People keep sending me funny horse pics. I keep posting them. It works. As usual, if you know the original artist or website, let me know I so can give proper credit and a link back.
Yesterday marked Emilie’s first day with the rest of the gang in the main paddock. I sat down with my camera and kept an eye on everyone just in case fights broke out (they didn’t).
Emilie first sought out her paddock-mate from the last couple of days, little grey Cassie. Cassie wasn’t all that impressed.
After a while Cassie relented and accepted Emilie’s presence as long as they did not actually touch.
Emilie then decided it was time to explore the other end of the paddock and meet yearling Roxie.
Fortunately for Roxie, at least Snekja thinks she’s a baby and can get away with acting like one.
And for the last photo, Vanity decided to make silly faces.
The story I’m currently working on has been tentatively named, “The White Cat”. Unsurprisingly, there’s a cat in it (a white one, at that). Of all the things I thought I’d struggle with researching for this tale, I did not expect cat vision and cat psychology to be the biggest contenders.
Did you know that cats see the world in panorama-view? That they actually do see a hell of a lot better than we do in the dark? That they have absolutely crappy long distance vision?
This is what I love the most about writing. The process will send you researching the most bizarre factoids. Most of them you’ll never actually use. Some will be sprinkled around the story like little Easter eggs. I squeal like a fan girl when I read someone else’s story and realize that like me, they went on a nerdy research spree and slipped their research in between the lines, so to speak. When you can tell that the author may not have decided to use every tidbit, but what’s there is one hundred percent consistent and well researched. When the writing is confident, the author at home in his or her field. When you end up learning something.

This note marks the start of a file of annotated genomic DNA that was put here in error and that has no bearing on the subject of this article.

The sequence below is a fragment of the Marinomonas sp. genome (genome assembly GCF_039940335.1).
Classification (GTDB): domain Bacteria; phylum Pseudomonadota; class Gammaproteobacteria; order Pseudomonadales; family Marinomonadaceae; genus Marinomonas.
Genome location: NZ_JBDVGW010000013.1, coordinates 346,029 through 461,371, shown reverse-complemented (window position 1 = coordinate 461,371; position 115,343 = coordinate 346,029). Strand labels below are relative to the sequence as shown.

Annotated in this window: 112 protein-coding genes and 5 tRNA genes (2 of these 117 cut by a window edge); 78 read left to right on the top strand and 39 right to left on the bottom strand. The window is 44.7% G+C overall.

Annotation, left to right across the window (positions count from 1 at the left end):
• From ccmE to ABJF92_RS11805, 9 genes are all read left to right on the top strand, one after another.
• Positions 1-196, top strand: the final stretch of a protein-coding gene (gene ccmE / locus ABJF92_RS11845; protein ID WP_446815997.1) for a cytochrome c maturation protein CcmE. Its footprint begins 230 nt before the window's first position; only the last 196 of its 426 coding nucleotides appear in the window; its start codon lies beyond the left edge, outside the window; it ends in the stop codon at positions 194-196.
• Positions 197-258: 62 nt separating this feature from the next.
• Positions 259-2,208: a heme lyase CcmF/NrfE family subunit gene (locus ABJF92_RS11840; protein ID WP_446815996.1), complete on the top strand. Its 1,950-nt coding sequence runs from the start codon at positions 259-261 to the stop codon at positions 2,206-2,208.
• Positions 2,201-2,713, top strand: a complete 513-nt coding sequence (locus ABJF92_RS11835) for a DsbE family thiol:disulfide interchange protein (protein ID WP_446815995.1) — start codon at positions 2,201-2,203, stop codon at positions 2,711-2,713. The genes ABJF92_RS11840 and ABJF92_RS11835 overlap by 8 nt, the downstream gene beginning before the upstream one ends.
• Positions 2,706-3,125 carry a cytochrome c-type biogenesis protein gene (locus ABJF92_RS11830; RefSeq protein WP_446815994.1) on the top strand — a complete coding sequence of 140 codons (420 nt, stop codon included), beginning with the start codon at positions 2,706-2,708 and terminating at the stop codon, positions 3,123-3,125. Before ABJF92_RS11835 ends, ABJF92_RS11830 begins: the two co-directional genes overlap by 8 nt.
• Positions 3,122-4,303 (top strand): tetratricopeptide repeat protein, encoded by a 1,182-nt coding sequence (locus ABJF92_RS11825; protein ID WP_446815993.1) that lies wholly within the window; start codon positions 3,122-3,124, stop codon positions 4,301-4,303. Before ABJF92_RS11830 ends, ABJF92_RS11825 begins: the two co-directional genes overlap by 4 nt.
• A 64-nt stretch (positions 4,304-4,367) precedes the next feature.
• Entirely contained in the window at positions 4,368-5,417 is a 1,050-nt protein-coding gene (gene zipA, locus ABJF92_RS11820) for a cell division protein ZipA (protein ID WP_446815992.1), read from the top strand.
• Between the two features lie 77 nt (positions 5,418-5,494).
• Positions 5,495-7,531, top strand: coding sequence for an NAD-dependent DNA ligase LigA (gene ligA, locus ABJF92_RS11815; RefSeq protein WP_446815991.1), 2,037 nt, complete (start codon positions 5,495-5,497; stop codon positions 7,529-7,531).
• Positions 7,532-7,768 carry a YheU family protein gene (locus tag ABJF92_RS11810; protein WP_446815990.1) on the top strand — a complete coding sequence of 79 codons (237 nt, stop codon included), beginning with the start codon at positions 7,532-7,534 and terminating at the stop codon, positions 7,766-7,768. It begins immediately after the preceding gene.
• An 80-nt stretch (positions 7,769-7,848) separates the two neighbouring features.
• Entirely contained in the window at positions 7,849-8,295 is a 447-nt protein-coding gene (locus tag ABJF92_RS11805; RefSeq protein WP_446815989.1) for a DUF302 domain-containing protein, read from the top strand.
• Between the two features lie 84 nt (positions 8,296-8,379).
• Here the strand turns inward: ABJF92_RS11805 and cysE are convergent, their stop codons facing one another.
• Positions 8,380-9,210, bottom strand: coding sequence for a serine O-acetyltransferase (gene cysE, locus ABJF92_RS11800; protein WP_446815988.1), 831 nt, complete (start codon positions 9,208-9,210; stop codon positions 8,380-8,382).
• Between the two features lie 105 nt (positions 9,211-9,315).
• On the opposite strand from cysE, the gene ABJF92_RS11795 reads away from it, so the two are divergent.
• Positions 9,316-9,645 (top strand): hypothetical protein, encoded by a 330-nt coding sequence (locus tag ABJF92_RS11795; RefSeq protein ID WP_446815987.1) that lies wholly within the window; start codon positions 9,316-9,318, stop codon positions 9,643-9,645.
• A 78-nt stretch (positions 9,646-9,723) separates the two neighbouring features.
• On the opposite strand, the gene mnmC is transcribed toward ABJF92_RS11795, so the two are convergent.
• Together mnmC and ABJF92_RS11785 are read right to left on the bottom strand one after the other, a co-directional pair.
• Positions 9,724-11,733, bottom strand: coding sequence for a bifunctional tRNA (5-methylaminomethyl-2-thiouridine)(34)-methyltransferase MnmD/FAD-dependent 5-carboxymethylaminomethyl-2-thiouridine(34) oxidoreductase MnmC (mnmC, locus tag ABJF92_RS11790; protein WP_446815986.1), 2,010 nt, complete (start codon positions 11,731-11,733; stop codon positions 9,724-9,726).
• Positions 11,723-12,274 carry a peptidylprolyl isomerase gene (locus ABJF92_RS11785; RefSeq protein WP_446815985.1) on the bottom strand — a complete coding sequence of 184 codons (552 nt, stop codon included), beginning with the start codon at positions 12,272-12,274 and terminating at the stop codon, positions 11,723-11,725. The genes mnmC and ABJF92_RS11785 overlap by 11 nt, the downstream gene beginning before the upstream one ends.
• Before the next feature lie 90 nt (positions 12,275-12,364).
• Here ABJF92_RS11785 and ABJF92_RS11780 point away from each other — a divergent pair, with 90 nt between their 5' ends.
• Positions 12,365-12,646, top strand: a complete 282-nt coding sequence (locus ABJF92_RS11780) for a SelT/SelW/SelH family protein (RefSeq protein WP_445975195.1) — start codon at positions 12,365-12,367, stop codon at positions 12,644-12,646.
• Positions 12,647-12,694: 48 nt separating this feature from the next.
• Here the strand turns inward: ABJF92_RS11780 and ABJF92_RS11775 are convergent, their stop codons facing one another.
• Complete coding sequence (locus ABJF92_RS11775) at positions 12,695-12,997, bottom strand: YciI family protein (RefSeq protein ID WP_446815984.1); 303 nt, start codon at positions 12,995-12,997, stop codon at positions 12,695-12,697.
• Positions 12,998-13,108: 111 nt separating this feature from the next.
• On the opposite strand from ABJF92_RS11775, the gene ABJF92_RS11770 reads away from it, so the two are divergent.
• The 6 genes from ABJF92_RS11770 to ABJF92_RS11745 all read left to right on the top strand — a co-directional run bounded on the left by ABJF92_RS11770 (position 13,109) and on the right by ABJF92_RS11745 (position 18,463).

A story works for me on multiple levels. Sometimes, a story is just a story. You read it, you toss it away, you forget about it, an hour or two well wasted and done with. Sometimes, you may not recall the story itself later but you remember the things you learned from it. A writer who can teach a lesson and tell a good story at once, that’s a writer who’s managing to balance lecturing, research, and storytelling.
Did you know that in the original Italian version of Cinderella, the benevolent fairy godmother figure was a cat?
Emilie’s long isolation is finally over. Today, she got to run around with Welsh Mountain pony Cassie and Shetland pony Prins in the outdoors arena. Do you think she enjoyed it? I think she enjoyed it. She started it, but Cassie finished it.
Videos by Caroline Frandsen at Ridecare.
Who’s a good dog?
Finally! After first four weeks of complete box rest, and then four weeks of teeny tiny paddock alone, Emilie got introduced to space enough to run, and to the company of another horse today. Her life quality just improved 400%.
Things went pretty smooth on the whole. Emilie took one big bouncy gallop and otherwise kept quite relaxed.
Emilie really wants to be Cassie’s friend but Cassie thinks that Emilie needs to wine and dine her first.
We’re allowed to start Emilie very quietly on light work now too. She is not to carry a rider yet and we’re not supposed to ask her to trot or gallop (though she can if she wants to). So we have started on agility and clicker training to keep her little head busy.
And to finish off a nice day, grooming in the sun with hay.